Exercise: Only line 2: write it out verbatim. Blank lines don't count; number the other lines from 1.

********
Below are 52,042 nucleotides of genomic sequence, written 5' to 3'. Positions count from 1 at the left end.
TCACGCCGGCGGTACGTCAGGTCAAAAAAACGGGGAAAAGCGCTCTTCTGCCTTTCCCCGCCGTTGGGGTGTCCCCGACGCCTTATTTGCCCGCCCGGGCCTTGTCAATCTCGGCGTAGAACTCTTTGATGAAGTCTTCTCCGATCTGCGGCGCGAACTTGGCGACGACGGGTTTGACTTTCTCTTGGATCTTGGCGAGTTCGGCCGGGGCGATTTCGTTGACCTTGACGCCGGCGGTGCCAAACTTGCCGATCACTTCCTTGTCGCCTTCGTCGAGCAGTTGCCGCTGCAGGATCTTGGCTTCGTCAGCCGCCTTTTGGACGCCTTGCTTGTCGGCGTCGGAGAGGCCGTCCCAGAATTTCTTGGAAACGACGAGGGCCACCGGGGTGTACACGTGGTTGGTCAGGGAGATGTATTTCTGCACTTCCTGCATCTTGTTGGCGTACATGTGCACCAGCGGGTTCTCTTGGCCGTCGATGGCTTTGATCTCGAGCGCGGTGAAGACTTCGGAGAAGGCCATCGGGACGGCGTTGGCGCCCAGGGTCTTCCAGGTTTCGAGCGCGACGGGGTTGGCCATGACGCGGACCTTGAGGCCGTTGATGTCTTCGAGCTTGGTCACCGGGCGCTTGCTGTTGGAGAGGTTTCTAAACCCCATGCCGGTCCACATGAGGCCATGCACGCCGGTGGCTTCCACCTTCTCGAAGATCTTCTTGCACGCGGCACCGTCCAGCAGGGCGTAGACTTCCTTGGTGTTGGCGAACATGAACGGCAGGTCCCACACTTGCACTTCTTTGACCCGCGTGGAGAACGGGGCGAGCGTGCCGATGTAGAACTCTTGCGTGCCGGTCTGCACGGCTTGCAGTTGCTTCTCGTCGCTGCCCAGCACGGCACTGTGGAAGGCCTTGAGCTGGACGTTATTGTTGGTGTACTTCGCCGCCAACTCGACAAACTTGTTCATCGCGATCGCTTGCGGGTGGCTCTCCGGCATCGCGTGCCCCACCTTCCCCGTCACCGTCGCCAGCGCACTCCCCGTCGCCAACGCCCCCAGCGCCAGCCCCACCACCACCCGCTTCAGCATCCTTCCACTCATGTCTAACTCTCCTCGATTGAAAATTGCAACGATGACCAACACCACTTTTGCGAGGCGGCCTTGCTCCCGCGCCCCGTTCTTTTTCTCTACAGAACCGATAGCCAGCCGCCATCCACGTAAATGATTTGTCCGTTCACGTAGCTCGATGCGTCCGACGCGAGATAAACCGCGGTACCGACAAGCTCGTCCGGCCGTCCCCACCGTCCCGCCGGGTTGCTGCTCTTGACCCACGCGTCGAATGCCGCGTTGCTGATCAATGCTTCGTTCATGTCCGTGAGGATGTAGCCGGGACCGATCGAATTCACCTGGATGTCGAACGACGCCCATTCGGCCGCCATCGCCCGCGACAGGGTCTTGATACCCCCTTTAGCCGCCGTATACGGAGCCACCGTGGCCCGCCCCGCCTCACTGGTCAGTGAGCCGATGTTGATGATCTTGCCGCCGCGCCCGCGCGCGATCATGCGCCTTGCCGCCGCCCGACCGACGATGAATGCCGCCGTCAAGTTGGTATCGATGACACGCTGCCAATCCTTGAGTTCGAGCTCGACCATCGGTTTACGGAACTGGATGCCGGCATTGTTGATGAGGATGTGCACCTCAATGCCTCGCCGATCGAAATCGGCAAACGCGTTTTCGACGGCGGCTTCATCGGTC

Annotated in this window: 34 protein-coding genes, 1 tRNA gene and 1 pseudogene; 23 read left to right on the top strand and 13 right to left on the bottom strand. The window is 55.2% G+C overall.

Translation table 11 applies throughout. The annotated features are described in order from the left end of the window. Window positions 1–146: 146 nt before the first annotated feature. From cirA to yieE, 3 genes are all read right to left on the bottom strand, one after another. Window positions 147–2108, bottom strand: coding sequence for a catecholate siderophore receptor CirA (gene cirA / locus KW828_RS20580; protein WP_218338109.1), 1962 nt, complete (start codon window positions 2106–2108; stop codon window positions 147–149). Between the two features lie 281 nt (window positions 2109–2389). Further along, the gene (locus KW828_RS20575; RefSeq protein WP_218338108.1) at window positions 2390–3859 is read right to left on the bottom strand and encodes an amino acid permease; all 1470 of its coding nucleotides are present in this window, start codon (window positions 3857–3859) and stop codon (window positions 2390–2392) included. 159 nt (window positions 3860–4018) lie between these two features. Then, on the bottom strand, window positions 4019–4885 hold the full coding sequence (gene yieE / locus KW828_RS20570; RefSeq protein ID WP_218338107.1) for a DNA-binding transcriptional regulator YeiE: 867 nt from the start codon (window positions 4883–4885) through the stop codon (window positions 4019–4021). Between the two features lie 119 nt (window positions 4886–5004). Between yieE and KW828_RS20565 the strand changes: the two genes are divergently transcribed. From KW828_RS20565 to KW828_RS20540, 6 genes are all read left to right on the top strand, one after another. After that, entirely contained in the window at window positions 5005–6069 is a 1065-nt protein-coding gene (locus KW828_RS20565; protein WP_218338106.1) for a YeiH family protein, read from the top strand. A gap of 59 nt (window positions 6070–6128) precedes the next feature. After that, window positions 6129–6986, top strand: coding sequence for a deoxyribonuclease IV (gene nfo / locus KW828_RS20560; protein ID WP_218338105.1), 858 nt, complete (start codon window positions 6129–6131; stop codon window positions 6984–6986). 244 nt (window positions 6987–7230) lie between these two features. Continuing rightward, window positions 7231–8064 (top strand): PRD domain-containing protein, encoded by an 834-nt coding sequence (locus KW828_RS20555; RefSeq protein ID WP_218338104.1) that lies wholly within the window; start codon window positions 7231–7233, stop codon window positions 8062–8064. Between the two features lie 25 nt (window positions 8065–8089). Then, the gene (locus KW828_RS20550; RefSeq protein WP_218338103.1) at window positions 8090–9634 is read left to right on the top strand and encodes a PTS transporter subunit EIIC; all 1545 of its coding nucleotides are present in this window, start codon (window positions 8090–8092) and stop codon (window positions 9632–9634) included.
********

TCACGCCGGCGGTACGTCAGGTCAAAAAAACGGGGAAAAGCGCTCTTCTGCCTTTCCCCGCCGTTGGGGTGTCCCCGACGCCTTATTTGCCCGCCCGGGCCTTGTCAATCTCGGCGTAGAACTCTTTGATGAAGTCTTCTCCGATCTGCGGCGCGAACTTGGCGACGACGGGTTTGACTTTCTCTTGGATCTTGGCGAGTTCGGCCGGGGCGATTTCGTTGACCTTGACGCCGGCGGTGCCAAACTTGCCGATCACTTCCTTGTCGCCTTCGTCGAGCAGTTGCCGCTGCAGGATCTTGGCTTCGTCAGCCGCCTTTTGGACGCCTTGCTTGTCGGCGTCGGAGAGGCCGTCCCAGAATTTCTTGGAAACGACGAGGGCCACCGGGGTGTACACGTGGTTGGTCAGGGAGATGTATTTCTGCACTTCCTGCATCTTGTTGGCGTACATGTGCACCAGCGGGTTCTCTTGGCCGTCGATGGCTTTGATCTCGAGCGCGGTGAAGACTTCGGAGAAGGCCATCGGGACGGCGTTGGCGCCCAGGGTCTTCCAGGTTTCGAGCGCGACGGGGTTGGCCATGACGCGGACCTTGAGGCCGTTGATGTCTTCGAGCTTGGTCACCGGGCGCTTGCTGTTGGAGAGGTTTCTAAACCCCATGCCGGTCCACATGAGGCCATGCACGCCGGTGGCTTCCACCTTCTCGAAGATCTTCTTGCACGCGGCACCGTCCAGCAGGGCGTAGACTTCCTTGGTGTTGGCGAACATGAACGGCAGGTCCCACACTTGCACTTCTTTGACCCGCGTGGAGAACGGGGCGAGCGTGCCGATGTAGAACTCTTGCGTGCCGGTCTGCACGGCTTGCAGTTGCTTCTCGTCGCTGCCCAGCACGGCACTGTGGAAGGCCTTGAGCTGGACGTTATTGTTGGTGTACTTCGCCGCCAACTCGACAAACTTGTTCATCGCGATCGCTTGCGGGTGGCTCTCCGGCATCGCGTGCCCCACCTTCCCCGTCACCGTCGCCAGCGCACTCCCCGTCGCCAACGCCCCCAGCGCCAGCCCCACCACCACCCGCTTCAGCATCCTTCCACTCATGTCTAACTCTCCTCGATTGAAAATTGCAACGATGACCAACACCACTTTTGCGAGGCGGCCTTGCTCCCGCGCCCCGTTCTTTTTCTCTACAGAACCGATAGCCAGCCGCCATCCACGTAAATGATTTGTCCGTTCACGTAGCTCGATGCGTCCGACGCGAGATAAACCGCGGTACCGACAAGCTCGTCCGGCCGTCCCCACCGTCCCGCCGGGTTGCTGCTCTTGACCCACGCGTCGAATGCCGCGTTGCTGATCAATGCTTCGTTCATGTCCGTGAGGATGTAGCCGGGACCGATCGAATTCACCTGGATGTCGAACGACGCCCATTCGGCCGCCATCGCCCGCGACAGGGTCTTGATACCCCCTTTAGCCGCCGTATACGGAGCCACCGTGGCCCGCCCCGCCTCACTGGTCAGTGAGCCGATGTTGATGATCTTGCCGCCGCGCCCGCGCGCGATCATGCGCCTTGCCGCCGCCCGACCGACGATGAATGCCGCCGTCAAGTTGGTATCGATGACACGCTGCCAATCCTTGAGTTCGAGCTCGACCATCGGTTTACGGAACTGGATGCCGGCATTGTTGATGAGGATGTGCACCTCAATGCCTCGCCGATCGAAATCGGCAAACGCGTTTTCGACGGCGGCTTCATCGGTC